Drink row goes to court
CUSTOMS officials in Felixstowe are today locked in a battle with an international company over a consignment of an exotic drink.London-based Fovitor International failed in a bid in Ipswich on Monday to overturn a decision to seize 2,500 litres of its palm juice.
CUSTOMS officials in Felixstowe are today locked in a battle with an international company over a consignment of an exotic drink.
London-based Fovitor International failed in a bid in Ipswich on Monday to overturn a decision to seize 2,500 litres of its palm juice.
Officials carrying out checks at the port in January discovered that the company had tried to import the drink from Ghana without declaring it.
The drink was detained and when a forensics team carried out tests it was found to contain four per cent alcohol, which would have been liable for import duty had the goods been declared.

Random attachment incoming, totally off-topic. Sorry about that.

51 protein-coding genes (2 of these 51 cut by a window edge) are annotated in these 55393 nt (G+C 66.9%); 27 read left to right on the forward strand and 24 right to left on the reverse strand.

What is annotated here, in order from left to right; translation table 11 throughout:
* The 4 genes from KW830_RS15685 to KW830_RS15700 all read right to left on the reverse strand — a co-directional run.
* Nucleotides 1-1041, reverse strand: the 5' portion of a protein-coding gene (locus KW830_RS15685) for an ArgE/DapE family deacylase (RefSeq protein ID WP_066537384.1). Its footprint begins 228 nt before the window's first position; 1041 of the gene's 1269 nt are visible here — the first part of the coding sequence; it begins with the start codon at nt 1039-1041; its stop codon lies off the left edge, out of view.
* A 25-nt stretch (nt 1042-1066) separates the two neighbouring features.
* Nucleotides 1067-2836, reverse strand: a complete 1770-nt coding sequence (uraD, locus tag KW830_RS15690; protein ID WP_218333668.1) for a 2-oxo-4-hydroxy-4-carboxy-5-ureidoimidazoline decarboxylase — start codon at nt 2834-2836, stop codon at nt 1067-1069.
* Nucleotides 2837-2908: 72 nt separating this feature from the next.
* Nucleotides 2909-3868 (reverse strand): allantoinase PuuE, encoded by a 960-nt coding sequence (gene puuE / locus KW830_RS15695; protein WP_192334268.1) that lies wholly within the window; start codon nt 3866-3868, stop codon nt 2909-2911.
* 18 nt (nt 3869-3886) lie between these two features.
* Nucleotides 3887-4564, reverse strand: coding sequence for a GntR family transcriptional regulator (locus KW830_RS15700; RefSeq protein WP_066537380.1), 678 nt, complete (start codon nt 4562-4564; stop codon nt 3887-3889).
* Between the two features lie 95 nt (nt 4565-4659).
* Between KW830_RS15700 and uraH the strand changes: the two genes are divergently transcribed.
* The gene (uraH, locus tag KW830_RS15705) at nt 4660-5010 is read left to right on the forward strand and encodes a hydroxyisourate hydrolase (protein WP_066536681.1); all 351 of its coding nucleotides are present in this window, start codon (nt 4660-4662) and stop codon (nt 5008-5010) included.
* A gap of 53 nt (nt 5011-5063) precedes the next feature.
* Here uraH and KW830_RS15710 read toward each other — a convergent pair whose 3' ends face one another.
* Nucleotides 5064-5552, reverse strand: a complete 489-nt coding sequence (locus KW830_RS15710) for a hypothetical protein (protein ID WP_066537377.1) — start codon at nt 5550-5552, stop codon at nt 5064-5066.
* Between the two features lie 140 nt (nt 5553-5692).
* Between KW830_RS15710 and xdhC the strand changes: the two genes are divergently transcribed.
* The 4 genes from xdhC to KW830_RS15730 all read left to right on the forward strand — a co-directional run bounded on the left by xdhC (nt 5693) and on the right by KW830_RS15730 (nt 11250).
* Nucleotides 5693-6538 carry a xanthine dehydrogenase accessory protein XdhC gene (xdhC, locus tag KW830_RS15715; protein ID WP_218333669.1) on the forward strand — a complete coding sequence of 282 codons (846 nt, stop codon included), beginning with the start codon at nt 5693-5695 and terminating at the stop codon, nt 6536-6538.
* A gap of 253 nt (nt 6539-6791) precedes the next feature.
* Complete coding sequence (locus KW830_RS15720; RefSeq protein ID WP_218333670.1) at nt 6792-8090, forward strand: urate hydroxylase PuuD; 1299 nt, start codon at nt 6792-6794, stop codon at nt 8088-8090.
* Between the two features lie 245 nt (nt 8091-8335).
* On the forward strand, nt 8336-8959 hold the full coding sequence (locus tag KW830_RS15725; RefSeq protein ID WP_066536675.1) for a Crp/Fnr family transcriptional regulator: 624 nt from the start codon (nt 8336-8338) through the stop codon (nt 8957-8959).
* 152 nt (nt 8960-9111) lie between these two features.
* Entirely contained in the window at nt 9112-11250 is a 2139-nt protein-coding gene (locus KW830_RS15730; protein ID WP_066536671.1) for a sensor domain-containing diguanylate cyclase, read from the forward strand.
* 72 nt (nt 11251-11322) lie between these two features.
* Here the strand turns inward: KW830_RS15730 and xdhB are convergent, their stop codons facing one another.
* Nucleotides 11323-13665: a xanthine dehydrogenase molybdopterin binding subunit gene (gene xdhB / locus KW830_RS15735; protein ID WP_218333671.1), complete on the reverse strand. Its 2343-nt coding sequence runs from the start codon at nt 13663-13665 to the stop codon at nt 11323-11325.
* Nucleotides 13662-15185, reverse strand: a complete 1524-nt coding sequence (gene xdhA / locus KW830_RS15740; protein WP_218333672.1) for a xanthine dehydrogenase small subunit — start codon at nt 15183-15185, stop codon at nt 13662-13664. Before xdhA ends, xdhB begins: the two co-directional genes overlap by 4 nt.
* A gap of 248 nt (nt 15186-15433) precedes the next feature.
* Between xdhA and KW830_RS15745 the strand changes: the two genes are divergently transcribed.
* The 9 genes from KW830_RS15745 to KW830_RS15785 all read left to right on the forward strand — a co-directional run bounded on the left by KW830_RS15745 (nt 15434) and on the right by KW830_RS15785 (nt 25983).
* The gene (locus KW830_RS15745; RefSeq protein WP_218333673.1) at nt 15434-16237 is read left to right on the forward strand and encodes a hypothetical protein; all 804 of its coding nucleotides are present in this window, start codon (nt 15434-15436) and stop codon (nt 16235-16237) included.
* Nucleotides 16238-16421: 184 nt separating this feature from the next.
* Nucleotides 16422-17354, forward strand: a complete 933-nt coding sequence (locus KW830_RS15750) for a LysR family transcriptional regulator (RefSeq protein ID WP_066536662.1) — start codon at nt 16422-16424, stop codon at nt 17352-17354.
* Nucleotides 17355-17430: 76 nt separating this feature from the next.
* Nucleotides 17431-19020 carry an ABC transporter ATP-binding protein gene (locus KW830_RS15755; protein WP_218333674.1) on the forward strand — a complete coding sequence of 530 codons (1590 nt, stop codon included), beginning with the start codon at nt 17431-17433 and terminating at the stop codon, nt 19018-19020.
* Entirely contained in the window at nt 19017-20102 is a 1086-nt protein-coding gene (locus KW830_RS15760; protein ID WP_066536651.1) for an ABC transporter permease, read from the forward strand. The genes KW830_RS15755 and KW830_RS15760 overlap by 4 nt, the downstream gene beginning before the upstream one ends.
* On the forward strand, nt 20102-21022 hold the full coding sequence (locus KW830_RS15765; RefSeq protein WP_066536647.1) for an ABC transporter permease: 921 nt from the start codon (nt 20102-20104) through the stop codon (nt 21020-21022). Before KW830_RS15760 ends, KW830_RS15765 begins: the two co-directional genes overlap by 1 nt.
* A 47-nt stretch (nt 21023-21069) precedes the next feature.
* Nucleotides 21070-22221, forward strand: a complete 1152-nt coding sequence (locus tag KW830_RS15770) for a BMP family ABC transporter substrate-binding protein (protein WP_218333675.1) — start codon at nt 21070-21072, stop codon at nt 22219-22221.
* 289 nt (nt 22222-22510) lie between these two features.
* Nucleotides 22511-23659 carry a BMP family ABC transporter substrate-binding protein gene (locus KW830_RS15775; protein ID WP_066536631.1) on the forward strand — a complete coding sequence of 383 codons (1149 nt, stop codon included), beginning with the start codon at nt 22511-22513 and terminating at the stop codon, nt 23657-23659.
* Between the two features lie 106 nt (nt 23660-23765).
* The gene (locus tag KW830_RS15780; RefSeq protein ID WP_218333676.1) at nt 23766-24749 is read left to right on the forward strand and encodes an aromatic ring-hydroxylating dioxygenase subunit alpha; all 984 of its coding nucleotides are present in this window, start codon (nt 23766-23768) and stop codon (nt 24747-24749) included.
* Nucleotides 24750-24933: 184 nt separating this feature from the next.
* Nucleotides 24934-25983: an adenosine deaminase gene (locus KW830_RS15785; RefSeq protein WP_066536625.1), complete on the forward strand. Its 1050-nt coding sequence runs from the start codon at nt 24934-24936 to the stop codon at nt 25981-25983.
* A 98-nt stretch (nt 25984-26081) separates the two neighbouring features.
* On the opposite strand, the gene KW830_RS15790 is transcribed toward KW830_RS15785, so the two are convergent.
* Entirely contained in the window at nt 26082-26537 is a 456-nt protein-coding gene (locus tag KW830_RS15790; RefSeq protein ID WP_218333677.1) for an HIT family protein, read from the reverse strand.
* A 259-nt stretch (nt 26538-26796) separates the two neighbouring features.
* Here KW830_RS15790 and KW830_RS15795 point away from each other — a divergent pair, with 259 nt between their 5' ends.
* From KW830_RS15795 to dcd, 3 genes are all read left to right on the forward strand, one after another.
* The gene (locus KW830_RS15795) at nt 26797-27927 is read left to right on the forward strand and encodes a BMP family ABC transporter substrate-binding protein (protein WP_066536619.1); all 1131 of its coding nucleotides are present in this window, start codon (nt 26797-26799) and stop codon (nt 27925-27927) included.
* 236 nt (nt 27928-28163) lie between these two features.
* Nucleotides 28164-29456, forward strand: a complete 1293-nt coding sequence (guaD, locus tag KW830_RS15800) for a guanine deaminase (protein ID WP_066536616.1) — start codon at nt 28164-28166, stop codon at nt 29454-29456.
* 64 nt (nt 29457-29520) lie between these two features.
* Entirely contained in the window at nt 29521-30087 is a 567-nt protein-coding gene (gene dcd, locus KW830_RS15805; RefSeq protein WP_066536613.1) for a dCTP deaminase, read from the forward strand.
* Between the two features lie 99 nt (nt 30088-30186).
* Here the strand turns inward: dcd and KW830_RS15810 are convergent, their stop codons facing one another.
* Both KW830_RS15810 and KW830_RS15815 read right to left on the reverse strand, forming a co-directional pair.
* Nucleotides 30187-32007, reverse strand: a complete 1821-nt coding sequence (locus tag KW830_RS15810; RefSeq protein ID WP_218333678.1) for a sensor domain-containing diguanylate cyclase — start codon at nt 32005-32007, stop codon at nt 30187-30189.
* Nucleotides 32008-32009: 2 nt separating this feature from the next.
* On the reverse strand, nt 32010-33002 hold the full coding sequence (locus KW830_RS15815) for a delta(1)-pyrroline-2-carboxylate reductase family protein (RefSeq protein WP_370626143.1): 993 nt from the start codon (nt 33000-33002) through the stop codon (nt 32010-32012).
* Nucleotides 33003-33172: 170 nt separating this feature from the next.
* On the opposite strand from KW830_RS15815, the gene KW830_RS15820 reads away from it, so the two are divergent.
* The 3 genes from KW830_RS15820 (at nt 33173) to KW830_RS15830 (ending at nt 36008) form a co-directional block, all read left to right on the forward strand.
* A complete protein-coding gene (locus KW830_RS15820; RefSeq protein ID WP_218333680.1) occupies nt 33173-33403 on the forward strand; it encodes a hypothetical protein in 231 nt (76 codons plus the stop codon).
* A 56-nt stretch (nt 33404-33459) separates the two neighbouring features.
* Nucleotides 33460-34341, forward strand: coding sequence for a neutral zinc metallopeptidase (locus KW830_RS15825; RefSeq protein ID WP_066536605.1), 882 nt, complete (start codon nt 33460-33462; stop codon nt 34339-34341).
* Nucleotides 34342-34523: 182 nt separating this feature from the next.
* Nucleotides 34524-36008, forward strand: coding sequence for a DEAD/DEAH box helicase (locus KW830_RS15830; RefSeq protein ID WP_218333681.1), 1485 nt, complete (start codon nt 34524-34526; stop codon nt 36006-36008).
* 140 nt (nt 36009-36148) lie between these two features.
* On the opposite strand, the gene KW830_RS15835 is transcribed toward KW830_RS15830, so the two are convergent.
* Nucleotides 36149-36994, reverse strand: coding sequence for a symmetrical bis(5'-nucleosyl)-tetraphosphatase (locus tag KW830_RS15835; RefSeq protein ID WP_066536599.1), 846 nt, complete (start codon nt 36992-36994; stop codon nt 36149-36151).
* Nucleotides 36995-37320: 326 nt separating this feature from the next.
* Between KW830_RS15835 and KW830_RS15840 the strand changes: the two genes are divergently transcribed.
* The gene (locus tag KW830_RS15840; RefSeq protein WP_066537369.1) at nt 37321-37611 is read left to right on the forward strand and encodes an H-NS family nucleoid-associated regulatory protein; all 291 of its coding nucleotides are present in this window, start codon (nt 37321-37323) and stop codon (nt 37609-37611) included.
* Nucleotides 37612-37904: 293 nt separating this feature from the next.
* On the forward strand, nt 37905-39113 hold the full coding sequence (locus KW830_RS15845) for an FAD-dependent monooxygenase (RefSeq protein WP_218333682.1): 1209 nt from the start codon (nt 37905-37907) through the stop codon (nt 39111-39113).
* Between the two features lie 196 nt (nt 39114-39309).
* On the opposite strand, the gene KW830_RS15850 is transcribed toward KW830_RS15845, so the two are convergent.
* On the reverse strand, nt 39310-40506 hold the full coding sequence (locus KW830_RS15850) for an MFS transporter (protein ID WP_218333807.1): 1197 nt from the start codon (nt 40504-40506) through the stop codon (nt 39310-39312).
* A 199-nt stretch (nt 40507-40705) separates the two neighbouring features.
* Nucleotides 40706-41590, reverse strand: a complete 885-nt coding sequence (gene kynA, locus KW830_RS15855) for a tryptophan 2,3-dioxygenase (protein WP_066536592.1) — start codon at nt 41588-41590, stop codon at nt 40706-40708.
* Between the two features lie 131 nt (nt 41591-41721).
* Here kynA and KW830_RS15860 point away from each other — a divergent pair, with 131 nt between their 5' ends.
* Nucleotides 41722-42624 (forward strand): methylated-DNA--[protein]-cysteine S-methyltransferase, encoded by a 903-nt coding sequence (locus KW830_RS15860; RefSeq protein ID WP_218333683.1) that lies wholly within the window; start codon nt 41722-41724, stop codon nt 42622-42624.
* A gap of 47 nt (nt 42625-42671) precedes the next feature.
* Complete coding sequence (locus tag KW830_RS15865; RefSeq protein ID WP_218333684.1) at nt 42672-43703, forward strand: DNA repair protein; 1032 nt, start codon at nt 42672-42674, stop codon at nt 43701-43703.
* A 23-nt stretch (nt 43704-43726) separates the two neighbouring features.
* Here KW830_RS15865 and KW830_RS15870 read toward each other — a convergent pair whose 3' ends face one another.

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Company director, Kumordzie Fovitor, has claimed the omission was a genuine error and that the excess alcohol was caused by fermentation.
Speaking to the Evening Star, he said: “I have imported these goods into the country many times. I corrected the invoice and I have paid the excess duty on the other goods in the consignment I should have been paying for.”
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At the hearing at South East Suffolk Magistrates' Court, Mr Fovitor tried to get the goods back by arguing that customs officers had kick-started the fermentation process by opening the bottles of drink too far in advance of testing it.
But instead magistrates slapped him with a £3,000 bill for court courts after his arguments failed.
Mr Fovitor, whose London-based company imports and distributes food and drink, said the decision was “ridiculous” and is now seeking legal advice on whether to appeal.
A spokeswoman for HM Revenue and Customs today welcomed the court decision.
Palm juice or palm wine is created from the sap of the palm tree. The sap is initially non-alcoholic, but can ferment within just a few hours to produce an aromatic wine with an alcohol content of up to four per cent.
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